The Institute of International Humanitarian Affairs offers online humanitarian training courses for humanitarian students and practitioners around the world, designed to prepare current and future aid workers with the knowledge and skills needed to respond effectively to humanitarian crises and disasters.
From hurricanes to epidemics, from conflict to climate change, the economic and social impacts of natural and man-made hazards are increasing around the world. Disaster Management is the professional discipline which lessens these impacts by reducing disaster risk. This course will promote understanding of the principal determinants of disasters and provide an evidence-based approach to the interdisciplinary and multi-sectoral frameworks required to efficiently and effectively manage humanitarian disasters. It will cover key concepts in disaster management policy and practice, including hazard risk, vulnerability, resilience and governance through the cycle of prevention, mitigation, preparedness, response and early recovery. It will also integrate epidemiology, health economics and public administration into the disaster management mix for the first time. Using case studies of recent humanitarian crises, students will have a more complete understanding of the direct and indirect drivers of disaster risk and how they interact, enabling them to think critically about the appropriate allocation and management of resources in times of crisis.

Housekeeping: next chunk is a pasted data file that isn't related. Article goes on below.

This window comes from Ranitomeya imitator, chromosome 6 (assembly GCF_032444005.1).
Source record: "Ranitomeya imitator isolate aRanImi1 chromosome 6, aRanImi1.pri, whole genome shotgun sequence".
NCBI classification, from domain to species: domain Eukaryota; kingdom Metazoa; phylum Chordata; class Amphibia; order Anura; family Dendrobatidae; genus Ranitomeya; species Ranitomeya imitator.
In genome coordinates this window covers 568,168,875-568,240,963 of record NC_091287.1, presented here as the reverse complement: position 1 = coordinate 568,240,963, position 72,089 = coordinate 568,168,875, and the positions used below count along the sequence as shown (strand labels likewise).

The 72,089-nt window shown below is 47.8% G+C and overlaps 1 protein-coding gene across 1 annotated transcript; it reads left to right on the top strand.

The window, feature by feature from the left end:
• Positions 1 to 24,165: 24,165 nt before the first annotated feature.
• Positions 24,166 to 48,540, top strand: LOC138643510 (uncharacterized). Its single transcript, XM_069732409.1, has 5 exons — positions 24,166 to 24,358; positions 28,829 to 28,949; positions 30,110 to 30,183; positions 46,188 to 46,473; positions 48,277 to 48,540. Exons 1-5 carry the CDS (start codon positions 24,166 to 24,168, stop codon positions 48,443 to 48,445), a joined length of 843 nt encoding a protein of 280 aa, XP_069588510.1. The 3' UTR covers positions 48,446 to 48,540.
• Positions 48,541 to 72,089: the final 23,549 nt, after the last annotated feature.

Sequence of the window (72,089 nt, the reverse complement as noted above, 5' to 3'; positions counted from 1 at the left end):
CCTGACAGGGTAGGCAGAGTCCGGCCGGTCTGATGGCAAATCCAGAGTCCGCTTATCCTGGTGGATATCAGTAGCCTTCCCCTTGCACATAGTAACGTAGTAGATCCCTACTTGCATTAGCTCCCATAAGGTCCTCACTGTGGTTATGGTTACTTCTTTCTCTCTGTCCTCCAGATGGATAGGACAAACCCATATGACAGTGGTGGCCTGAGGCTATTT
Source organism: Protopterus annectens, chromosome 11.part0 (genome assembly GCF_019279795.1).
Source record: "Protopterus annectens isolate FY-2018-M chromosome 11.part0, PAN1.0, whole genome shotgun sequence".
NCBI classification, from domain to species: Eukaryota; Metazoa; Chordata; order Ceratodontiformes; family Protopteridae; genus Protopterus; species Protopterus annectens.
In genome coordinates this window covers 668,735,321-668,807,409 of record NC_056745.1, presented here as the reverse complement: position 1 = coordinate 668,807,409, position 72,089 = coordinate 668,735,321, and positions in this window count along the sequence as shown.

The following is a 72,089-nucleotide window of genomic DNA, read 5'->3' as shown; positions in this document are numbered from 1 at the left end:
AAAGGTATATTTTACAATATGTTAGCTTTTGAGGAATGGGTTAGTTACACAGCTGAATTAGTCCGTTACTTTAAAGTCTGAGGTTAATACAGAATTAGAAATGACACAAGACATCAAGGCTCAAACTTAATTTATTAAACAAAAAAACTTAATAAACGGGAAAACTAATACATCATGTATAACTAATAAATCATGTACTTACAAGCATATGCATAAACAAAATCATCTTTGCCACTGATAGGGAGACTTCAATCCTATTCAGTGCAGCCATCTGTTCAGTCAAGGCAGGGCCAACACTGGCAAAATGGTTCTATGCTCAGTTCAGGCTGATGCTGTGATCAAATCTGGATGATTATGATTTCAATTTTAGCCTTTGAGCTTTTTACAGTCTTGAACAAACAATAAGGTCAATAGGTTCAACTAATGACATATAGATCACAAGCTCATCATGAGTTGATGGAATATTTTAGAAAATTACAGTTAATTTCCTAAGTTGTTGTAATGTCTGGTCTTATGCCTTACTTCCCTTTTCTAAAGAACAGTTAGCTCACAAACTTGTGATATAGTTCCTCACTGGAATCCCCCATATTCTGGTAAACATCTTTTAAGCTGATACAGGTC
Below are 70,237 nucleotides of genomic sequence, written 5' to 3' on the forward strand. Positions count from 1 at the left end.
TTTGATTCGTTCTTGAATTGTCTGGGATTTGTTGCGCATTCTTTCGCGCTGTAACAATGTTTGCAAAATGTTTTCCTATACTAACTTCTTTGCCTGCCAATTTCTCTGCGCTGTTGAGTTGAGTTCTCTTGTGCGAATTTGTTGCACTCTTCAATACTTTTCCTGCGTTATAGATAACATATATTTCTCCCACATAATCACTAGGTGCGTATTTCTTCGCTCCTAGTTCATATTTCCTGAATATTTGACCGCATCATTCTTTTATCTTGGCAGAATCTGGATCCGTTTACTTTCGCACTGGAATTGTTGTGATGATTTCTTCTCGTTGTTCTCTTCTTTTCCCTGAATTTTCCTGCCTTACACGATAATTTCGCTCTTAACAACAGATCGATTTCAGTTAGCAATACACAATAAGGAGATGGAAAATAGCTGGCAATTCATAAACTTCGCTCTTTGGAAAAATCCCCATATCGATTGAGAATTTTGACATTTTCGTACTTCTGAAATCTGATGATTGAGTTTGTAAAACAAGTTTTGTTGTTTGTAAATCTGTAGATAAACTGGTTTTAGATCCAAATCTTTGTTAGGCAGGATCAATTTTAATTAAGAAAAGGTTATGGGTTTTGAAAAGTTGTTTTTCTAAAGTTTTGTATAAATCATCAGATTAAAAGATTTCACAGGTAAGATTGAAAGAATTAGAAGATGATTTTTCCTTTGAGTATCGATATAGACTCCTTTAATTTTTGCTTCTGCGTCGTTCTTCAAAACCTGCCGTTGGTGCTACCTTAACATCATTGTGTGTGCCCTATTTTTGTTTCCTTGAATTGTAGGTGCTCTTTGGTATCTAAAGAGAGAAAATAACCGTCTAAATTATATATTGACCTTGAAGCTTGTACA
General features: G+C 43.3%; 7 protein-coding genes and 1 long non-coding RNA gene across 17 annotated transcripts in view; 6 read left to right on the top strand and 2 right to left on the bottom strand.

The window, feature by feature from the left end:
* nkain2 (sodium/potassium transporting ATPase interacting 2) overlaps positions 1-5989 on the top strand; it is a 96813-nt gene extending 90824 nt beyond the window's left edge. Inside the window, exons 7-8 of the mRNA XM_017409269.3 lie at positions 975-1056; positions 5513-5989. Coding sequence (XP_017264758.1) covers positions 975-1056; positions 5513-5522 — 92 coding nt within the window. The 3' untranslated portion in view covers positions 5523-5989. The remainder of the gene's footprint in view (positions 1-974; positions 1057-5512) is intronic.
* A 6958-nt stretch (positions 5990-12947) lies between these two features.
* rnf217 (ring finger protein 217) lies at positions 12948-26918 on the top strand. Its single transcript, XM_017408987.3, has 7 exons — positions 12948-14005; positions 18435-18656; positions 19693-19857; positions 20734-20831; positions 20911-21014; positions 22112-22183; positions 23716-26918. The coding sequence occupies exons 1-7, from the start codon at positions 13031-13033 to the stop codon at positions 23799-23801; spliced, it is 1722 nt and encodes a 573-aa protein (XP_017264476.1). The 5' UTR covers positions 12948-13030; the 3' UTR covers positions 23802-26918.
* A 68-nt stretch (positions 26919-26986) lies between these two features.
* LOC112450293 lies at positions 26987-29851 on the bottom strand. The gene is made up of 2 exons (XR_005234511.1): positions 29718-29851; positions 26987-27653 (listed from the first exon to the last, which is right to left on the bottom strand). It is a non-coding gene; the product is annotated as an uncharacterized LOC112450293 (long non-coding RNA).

This course will be taught by Professor James Shepherd-Barron
This course can be taken for 3 academic credits or for no academic credit at a reduced cost. Cost with credit: $1,546 per credit Cost without credit: $915
How to register
To apply to an In-Person or Online Humanitarian Training Course:
- Create an application
- Select "Institute of International Humanitarian Affairs"
- Select Online Humanitarian Training Course
- Select credit option
- Select online course or courses
Course Registration Inquiries
International Programs Officer, Institute of International Humanitarian Affairs (IIHA), Fordham University